Ghana’s journey towards nuclear energy began in the 1960s and was revitalized in 2007. Now in phase two of the International Atomic Energy Agency’s three-phase approach, the country is on track to select a vendor and prepare the site, aiming for operational status by 2030.

In summary, Ghana’s pursuit of nuclear power is a strategic move to secure reliable, affordable, and sustainable energy. It’s a bold step towards industrialization, regional energy leadership, and climate responsibility. As the country evaluates international bids, the world watches closely, recognizing the profound implications of Ghana’s nuclear ambitions.


US Warns of Escalating Space Threats from Russia and China



US Intelligence Highlights Growing Concerns Over Space-Based Weapons and Strategic Alliances

The United States is sounding the alarm over the growing threat posed by Russia and China in space, warning that both nations are moving closer to deploying space-based weapons. U.S. military and intelligence agencies emphasize that these developments could significantly impact America’s defense capabilities.

Lieutenant General Jeff Kruse, director of the Defense Intelligence Agency, underscored the gravity of the situation at the Aspen Security Forum, stating, “Both Russia and China view the use of space early on, even ahead of conflict, as important capabilities to deter or to compel behaviors. We just need to be ready.”

The urgency of these concerns was amplified earlier this year when House Intelligence Committee Chairman Mike Turner called for the declassification of information related to a new Russian anti-satellite capability involving nuclear weapons. While the White House has acknowledged awareness of Russia’s plans, it maintains that Moscow has not yet deployed such a capability.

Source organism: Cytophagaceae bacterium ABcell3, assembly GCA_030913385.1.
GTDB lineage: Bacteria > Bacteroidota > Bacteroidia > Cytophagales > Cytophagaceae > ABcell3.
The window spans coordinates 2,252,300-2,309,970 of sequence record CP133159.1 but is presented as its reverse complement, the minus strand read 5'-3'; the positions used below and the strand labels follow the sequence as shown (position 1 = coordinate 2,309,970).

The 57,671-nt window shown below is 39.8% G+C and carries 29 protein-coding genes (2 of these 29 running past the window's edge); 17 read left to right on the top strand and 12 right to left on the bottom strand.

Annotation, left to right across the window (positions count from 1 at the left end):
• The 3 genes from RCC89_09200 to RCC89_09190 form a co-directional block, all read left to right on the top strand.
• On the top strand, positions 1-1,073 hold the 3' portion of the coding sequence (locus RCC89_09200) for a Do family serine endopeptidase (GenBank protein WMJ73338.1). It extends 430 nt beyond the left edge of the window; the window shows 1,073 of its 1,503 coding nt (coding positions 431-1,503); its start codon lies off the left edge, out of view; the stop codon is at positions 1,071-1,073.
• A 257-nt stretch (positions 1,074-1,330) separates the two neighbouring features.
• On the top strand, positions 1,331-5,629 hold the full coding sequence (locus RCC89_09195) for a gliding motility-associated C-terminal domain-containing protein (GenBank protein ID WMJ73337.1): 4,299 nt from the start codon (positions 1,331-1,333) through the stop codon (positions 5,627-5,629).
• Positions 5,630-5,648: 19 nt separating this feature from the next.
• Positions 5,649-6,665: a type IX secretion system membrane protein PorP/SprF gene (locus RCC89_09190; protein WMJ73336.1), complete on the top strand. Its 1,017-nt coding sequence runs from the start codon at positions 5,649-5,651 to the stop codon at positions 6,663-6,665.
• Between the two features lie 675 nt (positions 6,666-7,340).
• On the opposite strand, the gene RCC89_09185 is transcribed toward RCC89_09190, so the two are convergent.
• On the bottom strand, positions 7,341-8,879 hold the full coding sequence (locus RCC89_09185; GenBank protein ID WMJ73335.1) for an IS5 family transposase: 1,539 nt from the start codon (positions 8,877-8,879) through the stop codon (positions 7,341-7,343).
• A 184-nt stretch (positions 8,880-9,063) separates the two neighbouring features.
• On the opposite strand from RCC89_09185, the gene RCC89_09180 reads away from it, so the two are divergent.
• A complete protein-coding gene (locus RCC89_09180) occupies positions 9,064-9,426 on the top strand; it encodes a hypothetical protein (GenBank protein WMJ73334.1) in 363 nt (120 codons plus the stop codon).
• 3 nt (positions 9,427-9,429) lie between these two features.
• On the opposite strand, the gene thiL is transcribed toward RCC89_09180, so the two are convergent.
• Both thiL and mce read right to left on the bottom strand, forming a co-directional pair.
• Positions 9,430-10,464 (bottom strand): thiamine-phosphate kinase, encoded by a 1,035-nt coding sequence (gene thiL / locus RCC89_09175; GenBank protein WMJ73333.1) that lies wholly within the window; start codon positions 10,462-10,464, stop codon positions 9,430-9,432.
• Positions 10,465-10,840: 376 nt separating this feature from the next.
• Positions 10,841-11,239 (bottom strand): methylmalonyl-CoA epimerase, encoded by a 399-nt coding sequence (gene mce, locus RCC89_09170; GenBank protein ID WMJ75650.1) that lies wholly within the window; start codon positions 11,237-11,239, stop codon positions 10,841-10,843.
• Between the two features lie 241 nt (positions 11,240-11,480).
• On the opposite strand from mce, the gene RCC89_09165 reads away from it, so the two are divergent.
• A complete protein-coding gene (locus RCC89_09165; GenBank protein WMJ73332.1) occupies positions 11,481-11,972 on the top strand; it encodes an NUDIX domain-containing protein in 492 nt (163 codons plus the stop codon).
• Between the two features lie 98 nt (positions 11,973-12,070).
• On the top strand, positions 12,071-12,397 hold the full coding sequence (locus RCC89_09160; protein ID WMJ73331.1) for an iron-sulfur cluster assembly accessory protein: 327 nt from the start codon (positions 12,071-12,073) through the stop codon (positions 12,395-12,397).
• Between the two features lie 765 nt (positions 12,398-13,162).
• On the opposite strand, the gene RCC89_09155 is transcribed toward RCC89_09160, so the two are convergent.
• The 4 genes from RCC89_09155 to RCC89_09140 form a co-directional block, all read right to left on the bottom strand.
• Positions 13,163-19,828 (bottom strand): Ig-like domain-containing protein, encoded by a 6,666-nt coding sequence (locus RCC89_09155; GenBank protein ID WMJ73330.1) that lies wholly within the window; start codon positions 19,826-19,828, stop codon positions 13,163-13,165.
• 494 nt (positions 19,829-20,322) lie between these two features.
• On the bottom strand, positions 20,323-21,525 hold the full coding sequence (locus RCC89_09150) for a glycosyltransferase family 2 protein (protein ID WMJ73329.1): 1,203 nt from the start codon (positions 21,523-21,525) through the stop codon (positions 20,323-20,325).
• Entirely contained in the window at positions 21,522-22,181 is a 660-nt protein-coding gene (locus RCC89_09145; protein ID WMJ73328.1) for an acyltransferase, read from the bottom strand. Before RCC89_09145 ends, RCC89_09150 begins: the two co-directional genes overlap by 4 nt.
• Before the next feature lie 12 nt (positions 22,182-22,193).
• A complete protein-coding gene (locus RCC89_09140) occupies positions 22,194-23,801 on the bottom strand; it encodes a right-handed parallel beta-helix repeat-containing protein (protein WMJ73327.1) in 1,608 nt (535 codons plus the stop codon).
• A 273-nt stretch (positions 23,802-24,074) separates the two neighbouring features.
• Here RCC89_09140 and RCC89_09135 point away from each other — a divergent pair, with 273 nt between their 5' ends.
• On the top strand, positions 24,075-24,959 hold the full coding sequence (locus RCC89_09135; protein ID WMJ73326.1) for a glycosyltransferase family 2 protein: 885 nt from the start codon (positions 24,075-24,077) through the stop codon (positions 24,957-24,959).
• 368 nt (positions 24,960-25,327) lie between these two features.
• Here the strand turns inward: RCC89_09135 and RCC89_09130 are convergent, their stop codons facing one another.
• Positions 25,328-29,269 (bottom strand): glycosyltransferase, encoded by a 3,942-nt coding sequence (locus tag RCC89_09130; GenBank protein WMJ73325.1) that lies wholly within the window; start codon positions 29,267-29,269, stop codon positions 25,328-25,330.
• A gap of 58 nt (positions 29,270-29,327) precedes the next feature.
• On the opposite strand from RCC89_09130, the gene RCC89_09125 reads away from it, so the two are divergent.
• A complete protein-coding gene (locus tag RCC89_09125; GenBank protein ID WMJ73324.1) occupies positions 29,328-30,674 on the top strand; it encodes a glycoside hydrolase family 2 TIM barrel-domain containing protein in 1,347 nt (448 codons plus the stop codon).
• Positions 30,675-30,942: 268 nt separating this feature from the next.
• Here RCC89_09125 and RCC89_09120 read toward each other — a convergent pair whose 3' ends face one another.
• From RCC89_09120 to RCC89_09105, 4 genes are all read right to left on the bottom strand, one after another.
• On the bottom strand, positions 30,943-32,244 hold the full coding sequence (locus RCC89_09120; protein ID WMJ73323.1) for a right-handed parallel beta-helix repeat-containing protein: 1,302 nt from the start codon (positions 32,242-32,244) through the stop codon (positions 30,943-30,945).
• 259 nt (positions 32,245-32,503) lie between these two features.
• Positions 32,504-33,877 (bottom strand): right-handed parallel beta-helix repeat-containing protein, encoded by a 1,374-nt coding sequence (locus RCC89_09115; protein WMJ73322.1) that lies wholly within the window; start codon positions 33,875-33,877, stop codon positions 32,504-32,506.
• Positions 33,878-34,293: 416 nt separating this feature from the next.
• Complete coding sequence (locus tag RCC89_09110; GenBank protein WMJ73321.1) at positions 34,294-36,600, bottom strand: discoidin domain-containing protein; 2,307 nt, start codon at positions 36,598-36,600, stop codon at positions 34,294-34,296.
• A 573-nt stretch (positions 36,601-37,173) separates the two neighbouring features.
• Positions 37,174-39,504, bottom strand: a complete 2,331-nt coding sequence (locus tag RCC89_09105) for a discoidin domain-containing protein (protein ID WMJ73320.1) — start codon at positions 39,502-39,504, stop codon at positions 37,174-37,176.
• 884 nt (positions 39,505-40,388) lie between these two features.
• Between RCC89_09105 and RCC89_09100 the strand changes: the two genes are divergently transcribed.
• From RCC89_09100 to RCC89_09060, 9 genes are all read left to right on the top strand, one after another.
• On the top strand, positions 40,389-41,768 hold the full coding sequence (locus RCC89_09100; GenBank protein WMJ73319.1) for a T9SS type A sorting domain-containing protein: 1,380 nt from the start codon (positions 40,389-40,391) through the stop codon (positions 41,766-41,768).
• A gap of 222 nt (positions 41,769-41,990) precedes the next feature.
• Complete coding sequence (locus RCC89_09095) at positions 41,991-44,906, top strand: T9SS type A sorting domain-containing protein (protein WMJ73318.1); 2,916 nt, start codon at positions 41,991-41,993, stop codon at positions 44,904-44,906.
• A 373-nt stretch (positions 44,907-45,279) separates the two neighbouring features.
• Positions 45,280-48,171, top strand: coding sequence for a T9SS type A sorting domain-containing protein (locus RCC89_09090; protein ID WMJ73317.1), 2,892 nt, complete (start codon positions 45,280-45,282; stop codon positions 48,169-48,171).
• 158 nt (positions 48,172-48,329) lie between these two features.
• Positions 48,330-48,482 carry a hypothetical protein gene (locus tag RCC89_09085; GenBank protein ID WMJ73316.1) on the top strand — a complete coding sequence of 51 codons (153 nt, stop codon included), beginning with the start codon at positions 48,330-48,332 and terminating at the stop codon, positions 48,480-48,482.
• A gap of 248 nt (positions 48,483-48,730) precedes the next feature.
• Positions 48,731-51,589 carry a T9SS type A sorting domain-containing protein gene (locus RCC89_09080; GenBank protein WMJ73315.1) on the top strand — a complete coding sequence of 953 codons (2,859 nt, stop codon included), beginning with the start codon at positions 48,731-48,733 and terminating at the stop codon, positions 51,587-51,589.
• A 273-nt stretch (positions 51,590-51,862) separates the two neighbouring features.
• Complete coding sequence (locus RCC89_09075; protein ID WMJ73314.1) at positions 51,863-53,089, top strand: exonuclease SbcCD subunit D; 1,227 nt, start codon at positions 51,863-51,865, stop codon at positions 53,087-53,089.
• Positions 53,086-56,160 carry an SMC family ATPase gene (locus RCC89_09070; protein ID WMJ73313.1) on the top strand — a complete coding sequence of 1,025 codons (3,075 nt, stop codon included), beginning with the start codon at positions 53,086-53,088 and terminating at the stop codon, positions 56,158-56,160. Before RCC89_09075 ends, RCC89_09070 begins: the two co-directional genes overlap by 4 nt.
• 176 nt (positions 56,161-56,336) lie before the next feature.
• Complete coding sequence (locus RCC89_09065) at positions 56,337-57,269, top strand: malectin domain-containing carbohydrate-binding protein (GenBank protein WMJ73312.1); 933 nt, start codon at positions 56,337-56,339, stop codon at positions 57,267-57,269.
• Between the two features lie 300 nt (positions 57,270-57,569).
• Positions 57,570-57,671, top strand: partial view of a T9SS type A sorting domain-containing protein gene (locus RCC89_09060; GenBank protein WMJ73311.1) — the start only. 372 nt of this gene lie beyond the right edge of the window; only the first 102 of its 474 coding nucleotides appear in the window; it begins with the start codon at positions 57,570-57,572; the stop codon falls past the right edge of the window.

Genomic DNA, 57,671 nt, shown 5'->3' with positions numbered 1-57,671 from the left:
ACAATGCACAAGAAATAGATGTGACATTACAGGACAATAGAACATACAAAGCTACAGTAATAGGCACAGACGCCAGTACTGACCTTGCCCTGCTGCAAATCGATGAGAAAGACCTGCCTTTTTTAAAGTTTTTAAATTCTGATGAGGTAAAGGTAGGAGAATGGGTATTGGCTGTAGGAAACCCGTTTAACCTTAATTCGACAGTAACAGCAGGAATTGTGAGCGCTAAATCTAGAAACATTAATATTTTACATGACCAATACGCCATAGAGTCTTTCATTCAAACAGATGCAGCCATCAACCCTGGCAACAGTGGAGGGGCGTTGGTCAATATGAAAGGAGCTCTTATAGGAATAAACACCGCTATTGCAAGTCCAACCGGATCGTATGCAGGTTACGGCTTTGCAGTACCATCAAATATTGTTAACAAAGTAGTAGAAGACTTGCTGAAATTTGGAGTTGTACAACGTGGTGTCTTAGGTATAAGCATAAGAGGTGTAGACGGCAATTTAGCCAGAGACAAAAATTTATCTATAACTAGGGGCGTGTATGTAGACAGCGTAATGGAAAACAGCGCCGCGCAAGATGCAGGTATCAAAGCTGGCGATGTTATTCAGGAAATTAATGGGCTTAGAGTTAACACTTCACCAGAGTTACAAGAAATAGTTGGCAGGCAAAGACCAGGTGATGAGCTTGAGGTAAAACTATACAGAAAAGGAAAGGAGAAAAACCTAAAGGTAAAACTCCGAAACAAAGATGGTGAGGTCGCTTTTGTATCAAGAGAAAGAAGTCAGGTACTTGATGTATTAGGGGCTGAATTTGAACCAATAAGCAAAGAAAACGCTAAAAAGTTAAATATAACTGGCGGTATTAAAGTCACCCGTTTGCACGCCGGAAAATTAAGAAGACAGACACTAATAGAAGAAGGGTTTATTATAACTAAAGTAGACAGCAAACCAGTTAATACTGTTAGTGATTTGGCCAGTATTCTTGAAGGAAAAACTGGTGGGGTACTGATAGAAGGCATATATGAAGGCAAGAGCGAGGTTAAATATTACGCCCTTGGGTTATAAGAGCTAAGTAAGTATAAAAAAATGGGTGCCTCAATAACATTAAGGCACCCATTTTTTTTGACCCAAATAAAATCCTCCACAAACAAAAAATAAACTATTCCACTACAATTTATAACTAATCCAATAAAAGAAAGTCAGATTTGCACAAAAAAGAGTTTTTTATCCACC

Kruse confirmed that the U.S. has been monitoring Russia’s intent to place nuclear weapons in space for nearly a decade. “They have progressed down to a point where we think they’re getting close,” he said, warning that Russia is unlikely to decelerate without significant repercussions.

Despite repeated denials from Russian and Chinese officials, U.S. concerns persist. Russian Deputy Foreign Minister Sergei Ryabkov dismissed U.S. allegations as “fake news,” while a Chinese Embassy spokesperson in Washington accused the U.S. of using the space threat narrative to justify its own military expansion.

However, Kruse pointed to China’s rapid expansion in space as equally troubling. “China is the one country that more so even than the United States has a space doctrine, a space strategy, and they train and exercise the use of space and counterspace capabilities in a way that we just don’t see elsewhere,” he said.

General Stephen Whiting of U.S. Space Command echoed these concerns, describing China’s strategic buildup as a “kill web” in space. “In the last six years, they’ve tripled the number of intelligence, surveillance, and reconnaissance satellites they have on orbit,” Whiting said, highlighting the threat to U.S. and allied forces in the Indo-Pacific region.

The lack of military communication with China about space operations adds another layer of risk, according to Whiting. “We want to have a way to talk to them about space safety as they put more satellites on orbit,” he said, to prevent miscommunication and unintended actions.

As Russia and China continue to advance their space capabilities, the U.S. must navigate these emerging threats to maintain its strategic advantage and ensure global security.